28 June 2006

Keeping Singapore safe for families

Here's where we need to think critically for a moment about the sex industry. Why is this considered antithetical to "safe"? What images do we see in our minds when we raise the battlecry "families"? How much of our motivation is dogma, as opposed to real concern for real people? Full essay.

8 comments:

chris said...

"The child is enrolled in a Singapore school for the purpose of getting a long-stay visa for the mother."

This does not sound logical because the cost of another person living and studying here is very high, diminishing the returns. The risk of embarassing the kid if she was found out is too high. There will be peidu mamas coming for the wrong reason. I contend that there is another reason for some to stray into dubious (because I think that it is more than sex-related) businesses.

Peidu mamas who were oversold about the ease of the Singapore education system and undersold on the cost of living here.

So having made their ways here, they realise that their kids are not coping with English thus requiring tuition. Then they realise that the cost of living is higher than what their agents told them. The money is running out. Legal jobs are earning them peanuts (not the NKF kind), plus you need to have already survived the first year. Desperate times will lead to desperate measures.

Anonymous said...

I agree with your conclusion.

One minor error in the following sentence:
"The child is enrolled in a Singapore school for the purpose of getting a long-stay visa for the mother."

The child being enrolled does not, in any way, support the mother's application. Singapore does not officially endorse the "study mama" concept.

jkt said...

Thanks for this thought provoking article which points out another aspect of Singapore government mentality towards just about everything - they see things in purely binary and mutually exclusive colours of black or white. The "morality" issue is so clearly and shallowly defined. Whislt it is wrong for so-called illegal sex workers to continue with what they do to earn a living, it is perfectly legal for "licensed" workers to operate in government sanctioned outlets.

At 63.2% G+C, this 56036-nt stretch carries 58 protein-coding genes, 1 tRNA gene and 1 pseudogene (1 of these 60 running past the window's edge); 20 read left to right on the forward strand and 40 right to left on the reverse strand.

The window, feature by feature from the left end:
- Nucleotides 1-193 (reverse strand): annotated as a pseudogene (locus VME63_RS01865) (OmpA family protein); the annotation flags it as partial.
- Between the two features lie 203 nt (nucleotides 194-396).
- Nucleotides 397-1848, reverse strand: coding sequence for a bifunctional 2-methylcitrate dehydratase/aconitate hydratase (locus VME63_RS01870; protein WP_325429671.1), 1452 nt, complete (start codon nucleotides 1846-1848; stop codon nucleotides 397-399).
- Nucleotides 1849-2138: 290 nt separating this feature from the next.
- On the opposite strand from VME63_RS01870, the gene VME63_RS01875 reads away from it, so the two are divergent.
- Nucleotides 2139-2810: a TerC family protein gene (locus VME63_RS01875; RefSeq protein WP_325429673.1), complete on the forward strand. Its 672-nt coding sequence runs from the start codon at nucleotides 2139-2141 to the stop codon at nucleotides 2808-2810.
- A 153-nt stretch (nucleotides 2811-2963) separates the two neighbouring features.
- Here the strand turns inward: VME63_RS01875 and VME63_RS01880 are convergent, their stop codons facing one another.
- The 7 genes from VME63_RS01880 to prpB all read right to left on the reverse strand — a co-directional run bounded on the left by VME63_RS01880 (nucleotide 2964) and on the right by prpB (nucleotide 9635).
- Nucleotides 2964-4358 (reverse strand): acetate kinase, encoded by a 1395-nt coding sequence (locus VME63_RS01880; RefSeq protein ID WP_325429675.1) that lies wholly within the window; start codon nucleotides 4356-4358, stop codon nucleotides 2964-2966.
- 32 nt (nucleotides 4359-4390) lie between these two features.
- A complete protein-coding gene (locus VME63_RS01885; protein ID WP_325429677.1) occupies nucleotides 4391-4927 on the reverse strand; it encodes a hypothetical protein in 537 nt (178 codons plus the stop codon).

We tend to forget that if we really want to go ahead with something, we can always find ways and means to justify what we do in a logical and rational manner, while shuting our minds to other views. We have seen enough of this manifestations in politics, education, foreign policies, etc. Why do we not pay just a little attention to the weak, the neglected, the poor, the so called "unproductive", and try to understand their problems. We risk losing our humanity in what we do, and there are signs that people, the less well-to-do, the less privileged are suffering as a direct results of our decisions.

I am glad that there are individuals like your good self who can see things are they really are, and importantly reminds all of us one of the most important attributes of being human - humanity.

Anonymous said...

YB wrote: "Then the hue and cry about keeping these districts "safe for families" tend to become irresistible... Shouldn't we ask ourselves, what is so horrible about sex? Are we trying to impose sectarian religious morality through the instruments of a secular state?"
I think the bottomline is this: While many can accept that there must be redlight districts for various reasons, many just don't want it in their backyards. If one is raising youngsters and/or have female household members, I don't think parts of Geylang or Joochiat would be particularly pleasant. What could happen to Mr YB is at most being offered unwanted services, but for females, it can get pretty distressing to be accosted at one's doorstep (since it's not like one can avoid going to dodgy places). I think it's perfectly reasonable for one to want to keep his neighbourhood "safe" so to speak and the activism is commendable esp considering how much it takes for Singaporeans to be moved into doing something even if it affects them directly.